The classification loss consist of two parts: a binary cross-entropy loss applied at the averaged probability logits from the four decoding scales and a focal-style [22] binary cross-entropy loss at each decoder outputs . If category is present in the input image, the -th query’s probability is expected to predict a high value for it, and therefore . Otherwise, we maximize the probability for predicting by using . Here, represents the absence of the category. A similar formulation is adopted for the focal-style classification loss at each scale, while we adaptively reweight the hard samples following [22]. The detailed formulation of the focal-style binary cross-entropy loss can be found at Sec. A.1. Then, the classification loss is a linear combination of the above two losses , where and

are hyperparameters balancing the two terms.

To construct our mask loss , we use the same binary focal loss [22] and dice loss [29] in MaskFormer [6], where . Note that the mask loss is only applied at the averaged logits from the four scales and optimizes masks with groundtruth categories only. Masks corresponding to are simply discarded during training.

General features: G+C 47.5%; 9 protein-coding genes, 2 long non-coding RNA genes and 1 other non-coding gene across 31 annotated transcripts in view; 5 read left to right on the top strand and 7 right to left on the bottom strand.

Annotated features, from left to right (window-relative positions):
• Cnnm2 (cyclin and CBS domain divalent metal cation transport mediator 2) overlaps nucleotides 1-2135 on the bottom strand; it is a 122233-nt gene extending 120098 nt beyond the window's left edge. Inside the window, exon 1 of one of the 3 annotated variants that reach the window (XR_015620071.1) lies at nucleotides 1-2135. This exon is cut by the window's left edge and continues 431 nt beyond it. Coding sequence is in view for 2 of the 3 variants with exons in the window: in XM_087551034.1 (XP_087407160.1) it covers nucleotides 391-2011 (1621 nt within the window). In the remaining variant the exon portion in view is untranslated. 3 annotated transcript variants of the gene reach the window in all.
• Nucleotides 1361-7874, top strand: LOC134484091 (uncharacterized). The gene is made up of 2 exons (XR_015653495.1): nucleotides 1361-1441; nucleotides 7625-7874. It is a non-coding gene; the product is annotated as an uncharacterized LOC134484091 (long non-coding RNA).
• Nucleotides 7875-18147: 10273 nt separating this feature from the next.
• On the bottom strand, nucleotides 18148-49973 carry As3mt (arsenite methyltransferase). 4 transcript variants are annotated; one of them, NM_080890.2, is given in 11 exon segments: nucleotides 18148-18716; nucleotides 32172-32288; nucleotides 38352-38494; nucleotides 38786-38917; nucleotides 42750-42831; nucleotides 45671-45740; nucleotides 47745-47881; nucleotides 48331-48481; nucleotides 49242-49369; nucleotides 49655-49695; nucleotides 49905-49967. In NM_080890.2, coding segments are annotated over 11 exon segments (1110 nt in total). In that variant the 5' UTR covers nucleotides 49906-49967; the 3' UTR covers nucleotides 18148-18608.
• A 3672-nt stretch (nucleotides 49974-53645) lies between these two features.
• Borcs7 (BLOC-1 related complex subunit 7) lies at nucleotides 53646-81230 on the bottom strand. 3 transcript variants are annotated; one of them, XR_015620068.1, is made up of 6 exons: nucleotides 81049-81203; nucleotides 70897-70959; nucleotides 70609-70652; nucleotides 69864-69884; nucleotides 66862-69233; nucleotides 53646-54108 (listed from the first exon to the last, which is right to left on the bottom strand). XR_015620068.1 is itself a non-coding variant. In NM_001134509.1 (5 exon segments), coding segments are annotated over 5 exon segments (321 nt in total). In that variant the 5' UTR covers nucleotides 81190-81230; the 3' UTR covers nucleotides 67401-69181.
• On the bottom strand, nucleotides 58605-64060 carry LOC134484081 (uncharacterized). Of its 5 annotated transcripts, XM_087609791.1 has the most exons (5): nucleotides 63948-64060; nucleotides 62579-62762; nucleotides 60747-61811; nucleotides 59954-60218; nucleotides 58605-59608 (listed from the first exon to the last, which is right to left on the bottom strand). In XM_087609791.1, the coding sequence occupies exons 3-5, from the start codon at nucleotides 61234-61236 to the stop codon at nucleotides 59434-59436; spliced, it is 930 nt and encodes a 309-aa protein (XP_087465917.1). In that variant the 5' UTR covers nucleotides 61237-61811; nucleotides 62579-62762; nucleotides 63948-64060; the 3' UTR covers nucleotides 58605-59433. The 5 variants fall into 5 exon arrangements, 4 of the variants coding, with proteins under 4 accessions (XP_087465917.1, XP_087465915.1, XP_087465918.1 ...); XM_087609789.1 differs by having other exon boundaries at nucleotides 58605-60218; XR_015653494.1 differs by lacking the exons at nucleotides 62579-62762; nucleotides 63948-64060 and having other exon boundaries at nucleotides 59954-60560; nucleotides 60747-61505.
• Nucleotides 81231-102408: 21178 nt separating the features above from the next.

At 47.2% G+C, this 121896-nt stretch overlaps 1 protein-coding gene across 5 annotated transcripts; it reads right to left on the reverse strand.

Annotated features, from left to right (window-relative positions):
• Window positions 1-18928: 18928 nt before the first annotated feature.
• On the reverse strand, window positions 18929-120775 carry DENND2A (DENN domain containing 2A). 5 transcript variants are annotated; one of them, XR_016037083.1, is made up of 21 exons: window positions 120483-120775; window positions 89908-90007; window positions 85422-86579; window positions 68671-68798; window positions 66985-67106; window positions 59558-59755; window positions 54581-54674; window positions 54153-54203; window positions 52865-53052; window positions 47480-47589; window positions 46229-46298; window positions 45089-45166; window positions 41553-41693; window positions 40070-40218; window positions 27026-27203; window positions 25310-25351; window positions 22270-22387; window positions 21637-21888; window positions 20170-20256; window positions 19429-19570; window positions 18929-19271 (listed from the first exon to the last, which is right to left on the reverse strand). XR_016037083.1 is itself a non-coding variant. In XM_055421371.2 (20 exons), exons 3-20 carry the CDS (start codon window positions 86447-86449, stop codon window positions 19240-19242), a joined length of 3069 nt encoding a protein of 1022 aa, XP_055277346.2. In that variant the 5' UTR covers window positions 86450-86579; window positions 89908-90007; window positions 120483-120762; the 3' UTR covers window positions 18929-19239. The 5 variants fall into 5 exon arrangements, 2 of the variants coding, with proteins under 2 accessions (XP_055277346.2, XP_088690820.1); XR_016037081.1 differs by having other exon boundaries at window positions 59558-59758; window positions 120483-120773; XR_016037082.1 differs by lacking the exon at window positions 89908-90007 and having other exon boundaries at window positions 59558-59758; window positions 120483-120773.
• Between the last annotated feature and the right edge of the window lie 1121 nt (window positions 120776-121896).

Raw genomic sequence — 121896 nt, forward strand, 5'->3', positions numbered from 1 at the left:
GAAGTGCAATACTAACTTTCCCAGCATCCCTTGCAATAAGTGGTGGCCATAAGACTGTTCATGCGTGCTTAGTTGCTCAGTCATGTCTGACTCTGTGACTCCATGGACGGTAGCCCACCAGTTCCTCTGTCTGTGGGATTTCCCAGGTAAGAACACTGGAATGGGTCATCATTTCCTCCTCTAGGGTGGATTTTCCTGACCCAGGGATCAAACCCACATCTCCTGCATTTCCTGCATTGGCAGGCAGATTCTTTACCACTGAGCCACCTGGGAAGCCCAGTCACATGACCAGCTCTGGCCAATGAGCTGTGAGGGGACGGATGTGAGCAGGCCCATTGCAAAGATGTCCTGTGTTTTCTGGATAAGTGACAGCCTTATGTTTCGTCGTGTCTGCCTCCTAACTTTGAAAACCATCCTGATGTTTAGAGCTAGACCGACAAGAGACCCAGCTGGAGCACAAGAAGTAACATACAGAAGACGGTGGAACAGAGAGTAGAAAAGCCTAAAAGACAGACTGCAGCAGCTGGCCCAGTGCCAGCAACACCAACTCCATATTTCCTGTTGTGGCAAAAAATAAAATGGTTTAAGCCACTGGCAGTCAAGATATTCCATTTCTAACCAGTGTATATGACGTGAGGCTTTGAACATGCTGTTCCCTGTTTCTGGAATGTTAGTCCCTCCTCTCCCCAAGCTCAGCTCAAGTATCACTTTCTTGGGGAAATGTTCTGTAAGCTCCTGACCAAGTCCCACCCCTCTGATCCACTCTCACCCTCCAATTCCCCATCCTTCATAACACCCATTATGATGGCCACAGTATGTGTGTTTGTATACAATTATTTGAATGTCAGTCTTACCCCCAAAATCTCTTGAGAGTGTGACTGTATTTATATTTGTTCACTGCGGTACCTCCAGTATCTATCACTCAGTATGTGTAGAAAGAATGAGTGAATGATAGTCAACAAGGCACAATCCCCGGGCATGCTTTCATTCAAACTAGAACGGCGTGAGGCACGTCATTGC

Our final training loss is a sum of the classification loss and the mask loss, where


4 Experiments

In this section, we demonstrate the effectiveness of our method with competitive semantic segmentation results and compare to both state-of-the-art per-pixel classification and mask-level classification frameworks on three popular segmentation datasets, ADE20K [48], COCO-Stuff-10K [2]

, and PASCAL-Context 

[30]. We choose MaskFormer [6] as our baseline model because of its strong performance among the mask-level classification methods [6, 38, 20]. In the ablations, we further study the effectiveness of our proposed components, including usage of multi-scale features, cross-scale inter-query attention, loss designs, and model parameter sharing. Experimental results demonstrate that our model can learn useful information from multi-scale feature maps to deliver high quality segmentation maps with our proposed per-scale transformer decoders and cross-scale inter-query attention module.

4.1 Datasets and Implementation details